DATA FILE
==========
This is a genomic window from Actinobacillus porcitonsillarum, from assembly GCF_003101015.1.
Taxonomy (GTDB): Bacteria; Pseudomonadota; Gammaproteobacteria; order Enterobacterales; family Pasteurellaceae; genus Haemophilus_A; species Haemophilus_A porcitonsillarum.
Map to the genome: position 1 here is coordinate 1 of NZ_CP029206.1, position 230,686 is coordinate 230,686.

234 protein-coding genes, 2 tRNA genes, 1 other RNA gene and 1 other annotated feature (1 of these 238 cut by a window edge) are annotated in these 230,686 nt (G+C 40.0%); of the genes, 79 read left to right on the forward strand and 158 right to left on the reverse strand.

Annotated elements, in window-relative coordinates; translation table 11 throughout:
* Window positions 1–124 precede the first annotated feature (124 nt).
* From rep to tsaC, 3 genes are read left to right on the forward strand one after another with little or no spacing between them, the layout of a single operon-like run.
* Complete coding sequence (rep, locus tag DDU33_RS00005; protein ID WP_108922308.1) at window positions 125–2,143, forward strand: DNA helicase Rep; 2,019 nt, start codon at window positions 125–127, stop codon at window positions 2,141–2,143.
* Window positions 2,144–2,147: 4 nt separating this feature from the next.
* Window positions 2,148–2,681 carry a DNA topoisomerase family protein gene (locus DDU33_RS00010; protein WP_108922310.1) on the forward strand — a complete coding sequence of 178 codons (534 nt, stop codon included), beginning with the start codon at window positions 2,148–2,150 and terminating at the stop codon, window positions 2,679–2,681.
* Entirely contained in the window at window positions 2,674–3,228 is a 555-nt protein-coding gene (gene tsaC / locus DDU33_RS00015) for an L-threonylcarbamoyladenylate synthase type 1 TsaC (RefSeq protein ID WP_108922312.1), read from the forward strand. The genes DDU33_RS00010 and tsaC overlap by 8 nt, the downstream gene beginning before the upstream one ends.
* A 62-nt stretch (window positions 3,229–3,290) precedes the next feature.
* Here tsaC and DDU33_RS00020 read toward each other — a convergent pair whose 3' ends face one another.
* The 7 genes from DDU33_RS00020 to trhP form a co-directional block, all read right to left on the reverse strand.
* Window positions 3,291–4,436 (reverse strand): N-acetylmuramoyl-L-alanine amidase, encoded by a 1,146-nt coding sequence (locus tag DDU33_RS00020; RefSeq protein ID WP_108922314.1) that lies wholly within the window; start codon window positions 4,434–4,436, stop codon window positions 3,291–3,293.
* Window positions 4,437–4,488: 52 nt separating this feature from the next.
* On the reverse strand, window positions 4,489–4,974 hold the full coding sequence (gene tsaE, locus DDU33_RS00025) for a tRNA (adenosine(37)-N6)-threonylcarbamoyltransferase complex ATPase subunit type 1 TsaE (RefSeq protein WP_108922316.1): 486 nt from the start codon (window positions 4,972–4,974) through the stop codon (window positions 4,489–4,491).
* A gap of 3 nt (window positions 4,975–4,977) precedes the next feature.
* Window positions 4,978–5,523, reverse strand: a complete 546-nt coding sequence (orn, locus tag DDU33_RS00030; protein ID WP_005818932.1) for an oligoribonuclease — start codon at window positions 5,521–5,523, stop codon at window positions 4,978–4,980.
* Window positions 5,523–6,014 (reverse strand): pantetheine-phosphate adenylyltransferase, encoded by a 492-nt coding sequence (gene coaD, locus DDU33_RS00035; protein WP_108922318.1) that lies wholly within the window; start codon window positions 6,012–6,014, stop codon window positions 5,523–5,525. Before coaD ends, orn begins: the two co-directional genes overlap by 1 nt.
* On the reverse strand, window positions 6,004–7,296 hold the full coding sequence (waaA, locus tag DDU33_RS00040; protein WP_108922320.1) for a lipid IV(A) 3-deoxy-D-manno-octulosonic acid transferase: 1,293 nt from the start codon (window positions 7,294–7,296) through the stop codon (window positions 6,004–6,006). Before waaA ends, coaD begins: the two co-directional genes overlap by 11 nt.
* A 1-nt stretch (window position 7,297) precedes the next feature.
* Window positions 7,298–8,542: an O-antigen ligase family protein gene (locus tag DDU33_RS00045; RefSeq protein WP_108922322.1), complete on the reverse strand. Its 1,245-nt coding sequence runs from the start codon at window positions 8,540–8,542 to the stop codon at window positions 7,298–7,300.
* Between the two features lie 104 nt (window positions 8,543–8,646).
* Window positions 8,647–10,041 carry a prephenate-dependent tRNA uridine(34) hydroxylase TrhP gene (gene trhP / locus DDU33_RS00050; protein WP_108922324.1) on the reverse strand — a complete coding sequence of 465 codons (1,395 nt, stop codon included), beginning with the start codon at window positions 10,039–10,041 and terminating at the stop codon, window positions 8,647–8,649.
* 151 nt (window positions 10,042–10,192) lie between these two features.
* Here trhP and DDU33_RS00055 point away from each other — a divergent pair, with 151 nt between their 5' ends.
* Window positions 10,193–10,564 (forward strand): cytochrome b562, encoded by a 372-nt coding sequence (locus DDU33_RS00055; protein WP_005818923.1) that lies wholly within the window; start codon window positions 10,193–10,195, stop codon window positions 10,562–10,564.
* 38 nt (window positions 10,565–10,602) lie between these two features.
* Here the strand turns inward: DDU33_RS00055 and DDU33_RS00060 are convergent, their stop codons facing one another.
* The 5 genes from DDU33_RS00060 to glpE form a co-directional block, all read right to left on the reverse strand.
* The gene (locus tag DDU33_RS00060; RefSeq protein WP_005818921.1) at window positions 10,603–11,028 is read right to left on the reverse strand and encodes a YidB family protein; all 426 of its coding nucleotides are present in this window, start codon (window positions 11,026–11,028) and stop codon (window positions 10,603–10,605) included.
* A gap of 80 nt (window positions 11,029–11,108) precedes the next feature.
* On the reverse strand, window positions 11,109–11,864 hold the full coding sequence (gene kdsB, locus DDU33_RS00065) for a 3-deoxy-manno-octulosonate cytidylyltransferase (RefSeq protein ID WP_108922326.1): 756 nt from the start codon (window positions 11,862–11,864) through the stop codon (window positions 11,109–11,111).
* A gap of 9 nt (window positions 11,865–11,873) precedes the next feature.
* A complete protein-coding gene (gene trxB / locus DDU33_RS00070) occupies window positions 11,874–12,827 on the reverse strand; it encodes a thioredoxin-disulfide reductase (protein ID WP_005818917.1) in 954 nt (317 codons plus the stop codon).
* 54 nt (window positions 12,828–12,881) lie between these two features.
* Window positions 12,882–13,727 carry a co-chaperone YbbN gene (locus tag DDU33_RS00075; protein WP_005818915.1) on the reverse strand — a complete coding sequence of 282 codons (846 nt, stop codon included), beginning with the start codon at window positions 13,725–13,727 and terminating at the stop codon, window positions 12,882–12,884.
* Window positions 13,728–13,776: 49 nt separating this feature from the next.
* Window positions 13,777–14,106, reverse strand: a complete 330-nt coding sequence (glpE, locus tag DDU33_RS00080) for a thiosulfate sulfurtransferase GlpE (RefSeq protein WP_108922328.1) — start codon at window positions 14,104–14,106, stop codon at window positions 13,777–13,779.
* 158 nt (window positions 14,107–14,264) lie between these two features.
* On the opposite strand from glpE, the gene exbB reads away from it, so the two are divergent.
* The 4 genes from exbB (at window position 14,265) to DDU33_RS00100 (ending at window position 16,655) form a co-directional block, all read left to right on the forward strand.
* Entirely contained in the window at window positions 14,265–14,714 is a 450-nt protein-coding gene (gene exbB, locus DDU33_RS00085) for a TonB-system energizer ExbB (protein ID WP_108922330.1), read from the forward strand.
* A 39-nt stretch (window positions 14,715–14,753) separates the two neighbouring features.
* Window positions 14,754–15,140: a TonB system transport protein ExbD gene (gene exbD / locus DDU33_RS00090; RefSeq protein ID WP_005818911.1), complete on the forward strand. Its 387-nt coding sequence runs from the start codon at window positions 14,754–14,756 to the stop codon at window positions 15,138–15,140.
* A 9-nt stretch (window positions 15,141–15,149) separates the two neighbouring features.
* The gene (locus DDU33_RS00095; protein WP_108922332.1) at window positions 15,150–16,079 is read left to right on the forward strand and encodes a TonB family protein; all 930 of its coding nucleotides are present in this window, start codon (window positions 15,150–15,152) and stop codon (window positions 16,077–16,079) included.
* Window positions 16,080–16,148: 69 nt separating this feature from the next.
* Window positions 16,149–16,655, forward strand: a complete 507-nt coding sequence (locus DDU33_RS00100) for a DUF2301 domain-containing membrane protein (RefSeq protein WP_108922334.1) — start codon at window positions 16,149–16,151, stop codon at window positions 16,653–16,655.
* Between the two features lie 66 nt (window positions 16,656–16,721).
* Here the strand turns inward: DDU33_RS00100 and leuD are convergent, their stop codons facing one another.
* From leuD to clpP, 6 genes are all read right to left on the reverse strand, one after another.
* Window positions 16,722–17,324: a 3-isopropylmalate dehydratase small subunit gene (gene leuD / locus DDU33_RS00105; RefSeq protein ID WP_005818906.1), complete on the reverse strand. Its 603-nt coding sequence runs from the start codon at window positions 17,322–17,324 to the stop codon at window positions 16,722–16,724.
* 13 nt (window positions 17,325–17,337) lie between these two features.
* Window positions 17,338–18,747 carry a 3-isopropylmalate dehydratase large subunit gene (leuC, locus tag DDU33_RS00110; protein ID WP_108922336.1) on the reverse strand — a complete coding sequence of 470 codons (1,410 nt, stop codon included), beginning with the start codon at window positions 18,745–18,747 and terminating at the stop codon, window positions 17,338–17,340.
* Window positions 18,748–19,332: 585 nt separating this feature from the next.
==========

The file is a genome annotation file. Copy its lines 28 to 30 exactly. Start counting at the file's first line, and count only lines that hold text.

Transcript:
* Window positions 10,193–10,564 (forward strand): cytochrome b562, encoded by a 372-nt coding sequence (locus DDU33_RS00055; protein WP_005818923.1) that lies wholly within the window; start codon window positions 10,193–10,195, stop codon window positions 10,562–10,564.
* 38 nt (window positions 10,565–10,602) lie between these two features.
* Here the strand turns inward: DDU33_RS00055 and DDU33_RS00060 are convergent, their stop codons facing one another.